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What happens when you call -retain on an object many times? Is it OK to just release it once at when you're done using it?

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3 Answers 3

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consider the name "reference counting".

you must match each retain with a release (or autorelease).

when reference counting, your program may hold one or more references to an object. you add a reference by retaining the object. when you are done with the object, you forfeit the reference using release or autorelease. when all references are returned, the retain count reaches zero and the object is destroyed.

object lifetimes are also affected by autorelease pools; a convenience mechanism which reduces the number of manual retains/releases as well as reference counting complexity (in some cases). you should read up on autorelease and autorelease pools for a further understanding of this mechanism.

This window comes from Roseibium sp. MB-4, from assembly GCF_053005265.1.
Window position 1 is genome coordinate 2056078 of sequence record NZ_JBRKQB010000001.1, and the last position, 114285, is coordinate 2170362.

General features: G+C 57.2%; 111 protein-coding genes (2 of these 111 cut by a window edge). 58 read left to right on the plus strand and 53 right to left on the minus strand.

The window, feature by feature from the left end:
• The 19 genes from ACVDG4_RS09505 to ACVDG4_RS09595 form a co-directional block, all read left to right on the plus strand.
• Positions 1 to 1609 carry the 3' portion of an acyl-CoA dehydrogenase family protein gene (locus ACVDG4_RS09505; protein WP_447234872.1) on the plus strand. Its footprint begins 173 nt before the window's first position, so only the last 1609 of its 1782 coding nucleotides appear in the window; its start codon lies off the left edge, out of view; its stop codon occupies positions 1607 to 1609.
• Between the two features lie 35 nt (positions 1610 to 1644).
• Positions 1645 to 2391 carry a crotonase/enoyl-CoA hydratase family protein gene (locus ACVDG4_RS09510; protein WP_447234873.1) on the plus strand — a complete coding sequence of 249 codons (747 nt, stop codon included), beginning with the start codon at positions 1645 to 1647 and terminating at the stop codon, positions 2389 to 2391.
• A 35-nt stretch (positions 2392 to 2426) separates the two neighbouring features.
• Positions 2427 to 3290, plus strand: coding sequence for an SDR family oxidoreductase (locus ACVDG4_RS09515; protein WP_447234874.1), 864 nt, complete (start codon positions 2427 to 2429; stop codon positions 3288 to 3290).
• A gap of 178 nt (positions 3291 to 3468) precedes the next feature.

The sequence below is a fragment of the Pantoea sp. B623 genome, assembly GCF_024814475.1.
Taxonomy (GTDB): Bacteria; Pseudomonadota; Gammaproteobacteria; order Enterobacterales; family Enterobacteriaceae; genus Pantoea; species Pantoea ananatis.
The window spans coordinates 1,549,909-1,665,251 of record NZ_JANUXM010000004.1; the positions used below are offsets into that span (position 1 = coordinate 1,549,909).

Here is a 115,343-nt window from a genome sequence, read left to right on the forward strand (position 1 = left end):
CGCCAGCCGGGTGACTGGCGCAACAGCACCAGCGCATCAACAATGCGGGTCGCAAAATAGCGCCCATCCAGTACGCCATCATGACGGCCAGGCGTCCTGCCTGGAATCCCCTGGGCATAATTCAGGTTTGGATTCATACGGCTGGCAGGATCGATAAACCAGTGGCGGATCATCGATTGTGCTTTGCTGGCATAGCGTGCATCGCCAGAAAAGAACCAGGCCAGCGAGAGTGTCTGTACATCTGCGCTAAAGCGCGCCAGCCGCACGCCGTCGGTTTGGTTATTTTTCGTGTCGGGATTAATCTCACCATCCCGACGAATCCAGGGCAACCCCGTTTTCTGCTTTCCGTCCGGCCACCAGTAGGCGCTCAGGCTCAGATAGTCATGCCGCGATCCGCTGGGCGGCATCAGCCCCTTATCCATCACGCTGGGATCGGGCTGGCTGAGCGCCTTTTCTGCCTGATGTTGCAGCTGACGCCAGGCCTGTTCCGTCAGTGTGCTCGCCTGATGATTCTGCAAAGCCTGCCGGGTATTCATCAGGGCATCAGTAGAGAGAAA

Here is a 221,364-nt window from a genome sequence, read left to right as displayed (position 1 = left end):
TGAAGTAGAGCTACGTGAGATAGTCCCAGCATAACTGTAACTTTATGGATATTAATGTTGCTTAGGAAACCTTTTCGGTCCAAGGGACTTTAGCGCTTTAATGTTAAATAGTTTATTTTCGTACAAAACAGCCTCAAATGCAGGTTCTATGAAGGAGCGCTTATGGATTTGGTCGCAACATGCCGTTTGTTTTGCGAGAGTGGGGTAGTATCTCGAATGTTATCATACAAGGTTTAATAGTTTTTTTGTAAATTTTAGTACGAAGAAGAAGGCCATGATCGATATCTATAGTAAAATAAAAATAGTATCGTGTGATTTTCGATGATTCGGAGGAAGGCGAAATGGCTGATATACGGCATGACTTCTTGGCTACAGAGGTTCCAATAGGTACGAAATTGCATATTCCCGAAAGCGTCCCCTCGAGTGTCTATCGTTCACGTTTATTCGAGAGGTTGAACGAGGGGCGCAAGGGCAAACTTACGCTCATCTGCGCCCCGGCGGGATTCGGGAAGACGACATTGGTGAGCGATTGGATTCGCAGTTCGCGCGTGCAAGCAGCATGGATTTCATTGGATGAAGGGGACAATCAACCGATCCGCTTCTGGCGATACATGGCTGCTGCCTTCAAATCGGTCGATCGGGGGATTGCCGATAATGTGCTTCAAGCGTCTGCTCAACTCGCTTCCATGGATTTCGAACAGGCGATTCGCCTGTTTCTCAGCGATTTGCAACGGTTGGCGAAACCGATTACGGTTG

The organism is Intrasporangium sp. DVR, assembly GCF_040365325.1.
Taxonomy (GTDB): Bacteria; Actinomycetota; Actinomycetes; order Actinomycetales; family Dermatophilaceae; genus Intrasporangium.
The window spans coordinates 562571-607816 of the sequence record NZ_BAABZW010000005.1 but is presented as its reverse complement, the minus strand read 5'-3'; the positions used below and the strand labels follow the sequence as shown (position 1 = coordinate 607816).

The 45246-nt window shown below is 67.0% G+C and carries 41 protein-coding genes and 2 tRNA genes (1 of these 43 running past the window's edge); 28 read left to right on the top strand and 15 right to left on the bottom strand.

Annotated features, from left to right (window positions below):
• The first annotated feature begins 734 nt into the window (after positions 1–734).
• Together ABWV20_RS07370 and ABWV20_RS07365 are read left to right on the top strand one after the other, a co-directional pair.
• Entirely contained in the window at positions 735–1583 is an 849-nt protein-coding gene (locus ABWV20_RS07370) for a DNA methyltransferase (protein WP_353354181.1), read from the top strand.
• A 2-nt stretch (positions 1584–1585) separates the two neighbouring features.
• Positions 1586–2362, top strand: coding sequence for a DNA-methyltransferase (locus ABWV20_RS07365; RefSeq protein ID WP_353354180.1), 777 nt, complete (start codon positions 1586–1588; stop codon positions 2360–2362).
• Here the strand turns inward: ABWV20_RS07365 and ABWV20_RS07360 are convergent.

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How many times you call this method(retain) that many times Memory is allocated To that Object .you can Get Through Retain Count How many times Object Is being Allocated. Its creates memory Issues. If the Object Retain Count Is zero Then That Particular Object IS Not Unavailable to be used for other. that to If your Retain 10times One Object if U release Once its not being released. retain Increased by 1 count And Release Decreased by 1. if object having retain count 0 that object is unavailable.

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The answer above is horribly incorrect. retain call increases the reference count of same object and not allocates new memory! –  Ved Aug 24 '11 at 8:06
thank you ..up to now i hope like that –  Srinivas Aug 24 '11 at 9:02

Always remember this three things.

1.) Whenever you pass a retain message to any object, its retain count increases by 1.

2.) And subsequently when you pass a release message to any object, its retain count decreases by 1.

3.) And whenever you are done with the object, always check that its retain count is 0.

Hence, the number of times you retain an object should always be equal to the number of times you release that object.

You can check apple documentation regarding memory management here.

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